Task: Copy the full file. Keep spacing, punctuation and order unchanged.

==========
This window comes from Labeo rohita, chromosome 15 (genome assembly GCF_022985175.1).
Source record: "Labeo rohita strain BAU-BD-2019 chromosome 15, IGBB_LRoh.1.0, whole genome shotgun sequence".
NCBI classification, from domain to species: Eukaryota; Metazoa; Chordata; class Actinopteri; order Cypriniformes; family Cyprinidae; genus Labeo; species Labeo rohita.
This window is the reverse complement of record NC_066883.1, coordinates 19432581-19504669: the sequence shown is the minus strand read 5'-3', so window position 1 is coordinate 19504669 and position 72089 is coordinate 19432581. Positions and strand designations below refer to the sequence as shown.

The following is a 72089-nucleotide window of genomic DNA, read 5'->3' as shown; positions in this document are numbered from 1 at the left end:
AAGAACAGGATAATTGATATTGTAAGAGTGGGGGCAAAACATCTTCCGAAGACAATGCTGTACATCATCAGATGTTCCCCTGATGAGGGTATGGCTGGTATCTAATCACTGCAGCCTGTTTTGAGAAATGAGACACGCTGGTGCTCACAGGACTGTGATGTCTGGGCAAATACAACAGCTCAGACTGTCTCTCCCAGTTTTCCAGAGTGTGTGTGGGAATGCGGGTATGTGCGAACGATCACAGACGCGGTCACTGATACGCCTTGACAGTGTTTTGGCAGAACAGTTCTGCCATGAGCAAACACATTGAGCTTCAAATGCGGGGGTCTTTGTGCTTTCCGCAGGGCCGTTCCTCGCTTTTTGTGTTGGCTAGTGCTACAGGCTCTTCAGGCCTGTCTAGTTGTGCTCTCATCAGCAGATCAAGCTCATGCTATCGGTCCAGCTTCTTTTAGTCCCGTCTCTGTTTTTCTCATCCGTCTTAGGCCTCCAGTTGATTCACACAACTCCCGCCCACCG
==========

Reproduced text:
This window comes from Labeo rohita, chromosome 15 (genome assembly GCF_022985175.1).
Source record: "Labeo rohita strain BAU-BD-2019 chromosome 15, IGBB_LRoh.1.0, whole genome shotgun sequence".
NCBI classification, from domain to species: Eukaryota; Metazoa; Chordata; class Actinopteri; order Cypriniformes; family Cyprinidae; genus Labeo; species Labeo rohita.
This window is the reverse complement of record NC_066883.1, coordinates 19432581-19504669: the sequence shown is the minus strand read 5'-3', so window position 1 is coordinate 19504669 and position 72089 is coordinate 19432581. Positions and strand designations below refer to the sequence as shown.

The following is a 72089-nucleotide window of genomic DNA, read 5'->3' as shown; positions in this document are numbered from 1 at the left end:
AAGAACAGGATAATTGATATTGTAAGAGTGGGGGCAAAACATCTTCCGAAGACAATGCTGTACATCATCAGATGTTCCCCTGATGAGGGTATGGCTGGTATCTAATCACTGCAGCCTGTTTTGAGAAATGAGACACGCTGGTGCTCACAGGACTGTGATGTCTGGGCAAATACAACAGCTCAGACTGTCTCTCCCAGTTTTCCAGAGTGTGTGTGGGAATGCGGGTATGTGCGAACGATCACAGACGCGGTCACTGATACGCCTTGACAGTGTTTTGGCAGAACAGTTCTGCCATGAGCAAACACATTGAGCTTCAAATGCGGGGGTCTTTGTGCTTTCCGCAGGGCCGTTCCTCGCTTTTTGTGTTGGCTAGTGCTACAGGCTCTTCAGGCCTGTCTAGTTGTGCTCTCATCAGCAGATCAAGCTCATGCTATCGGTCCAGCTTCTTTTAGTCCCGTCTCTGTTTTTCTCATCCGTCTTAGGCCTCCAGTTGATTCACACAACTCCCGCCCACCG